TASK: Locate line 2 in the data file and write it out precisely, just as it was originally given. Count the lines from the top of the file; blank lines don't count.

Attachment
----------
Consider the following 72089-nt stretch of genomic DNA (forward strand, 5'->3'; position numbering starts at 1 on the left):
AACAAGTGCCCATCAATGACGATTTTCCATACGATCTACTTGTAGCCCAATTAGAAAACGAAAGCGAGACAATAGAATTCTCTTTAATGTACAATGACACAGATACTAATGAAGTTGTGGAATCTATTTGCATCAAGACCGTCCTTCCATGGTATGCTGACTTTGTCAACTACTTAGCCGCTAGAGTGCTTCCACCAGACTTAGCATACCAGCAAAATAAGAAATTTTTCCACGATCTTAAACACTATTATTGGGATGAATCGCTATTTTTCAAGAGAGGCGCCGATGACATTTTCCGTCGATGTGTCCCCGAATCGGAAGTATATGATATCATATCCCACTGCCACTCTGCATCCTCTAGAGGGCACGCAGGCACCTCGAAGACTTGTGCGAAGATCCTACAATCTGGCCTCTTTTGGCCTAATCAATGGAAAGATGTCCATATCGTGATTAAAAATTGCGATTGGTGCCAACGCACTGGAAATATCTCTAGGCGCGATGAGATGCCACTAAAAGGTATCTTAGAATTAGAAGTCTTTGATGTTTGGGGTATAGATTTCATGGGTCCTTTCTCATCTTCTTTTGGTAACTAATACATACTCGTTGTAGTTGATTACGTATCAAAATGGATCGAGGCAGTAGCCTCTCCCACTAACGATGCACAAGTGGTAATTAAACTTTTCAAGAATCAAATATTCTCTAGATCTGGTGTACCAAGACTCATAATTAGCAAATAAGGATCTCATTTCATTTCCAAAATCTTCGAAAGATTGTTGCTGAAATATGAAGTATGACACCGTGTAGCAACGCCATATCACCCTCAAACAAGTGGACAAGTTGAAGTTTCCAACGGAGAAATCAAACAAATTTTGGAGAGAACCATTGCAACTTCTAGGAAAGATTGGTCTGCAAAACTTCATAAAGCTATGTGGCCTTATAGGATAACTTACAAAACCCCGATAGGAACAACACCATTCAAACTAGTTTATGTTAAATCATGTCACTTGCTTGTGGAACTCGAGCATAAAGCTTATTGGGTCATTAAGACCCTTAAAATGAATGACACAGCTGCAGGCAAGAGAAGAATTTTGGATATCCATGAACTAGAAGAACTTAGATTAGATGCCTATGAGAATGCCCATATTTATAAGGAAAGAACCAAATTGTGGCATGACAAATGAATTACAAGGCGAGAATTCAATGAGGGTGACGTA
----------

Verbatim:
AACAAGTGCCCATCAATGACGATTTTCCATACGATCTACTTGTAGCCCAATTAGAAAACGAAAGCGAGACAATAGAATTCTCTTTAATGTACAATGACACAGATACTAATGAAGTTGTGGAATCTATTTGCATCAAGACCGTCCTTCCATGGTATGCTGACTTTGTCAACTACTTAGCCGCTAGAGTGCTTCCACCAGACTTAGCATACCAGCAAAATAAGAAATTTTTCCACGATCTTAAACACTATTATTGGGATGAATCGCTATTTTTCAAGAGAGGCGCCGATGACATTTTCCGTCGATGTGTCCCCGAATCGGAAGTATATGATATCATATCCCACTGCCACTCTGCATCCTCTAGAGGGCACGCAGGCACCTCGAAGACTTGTGCGAAGATCCTACAATCTGGCCTCTTTTGGCCTAATCAATGGAAAGATGTCCATATCGTGATTAAAAATTGCGATTGGTGCCAACGCACTGGAAATATCTCTAGGCGCGATGAGATGCCACTAAAAGGTATCTTAGAATTAGAAGTCTTTGATGTTTGGGGTATAGATTTCATGGGTCCTTTCTCATCTTCTTTTGGTAACTAATACATACTCGTTGTAGTTGATTACGTATCAAAATGGATCGAGGCAGTAGCCTCTCCCACTAACGATGCACAAGTGGTAATTAAACTTTTCAAGAATCAAATATTCTCTAGATCTGGTGTACCAAGACTCATAATTAGCAAATAAGGATCTCATTTCATTTCCAAAATCTTCGAAAGATTGTTGCTGAAATATGAAGTATGACACCGTGTAGCAACGCCATATCACCCTCAAACAAGTGGACAAGTTGAAGTTTCCAACGGAGAAATCAAACAAATTTTGGAGAGAACCATTGCAACTTCTAGGAAAGATTGGTCTGCAAAACTTCATAAAGCTATGTGGCCTTATAGGATAACTTACAAAACCCCGATAGGAACAACACCATTCAAACTAGTTTATGTTAAATCATGTCACTTGCTTGTGGAACTCGAGCATAAAGCTTATTGGGTCATTAAGACCCTTAAAATGAATGACACAGCTGCAGGCAAGAGAAGAATTTTGGATATCCATGAACTAGAAGAACTTAGATTAGATGCCTATGAGAATGCCCATATTTATAAGGAAAGAACCAAATTGTGGCATGACAAATGAATTACAAGGCGAGAATTCAATGAGGGTGACGTA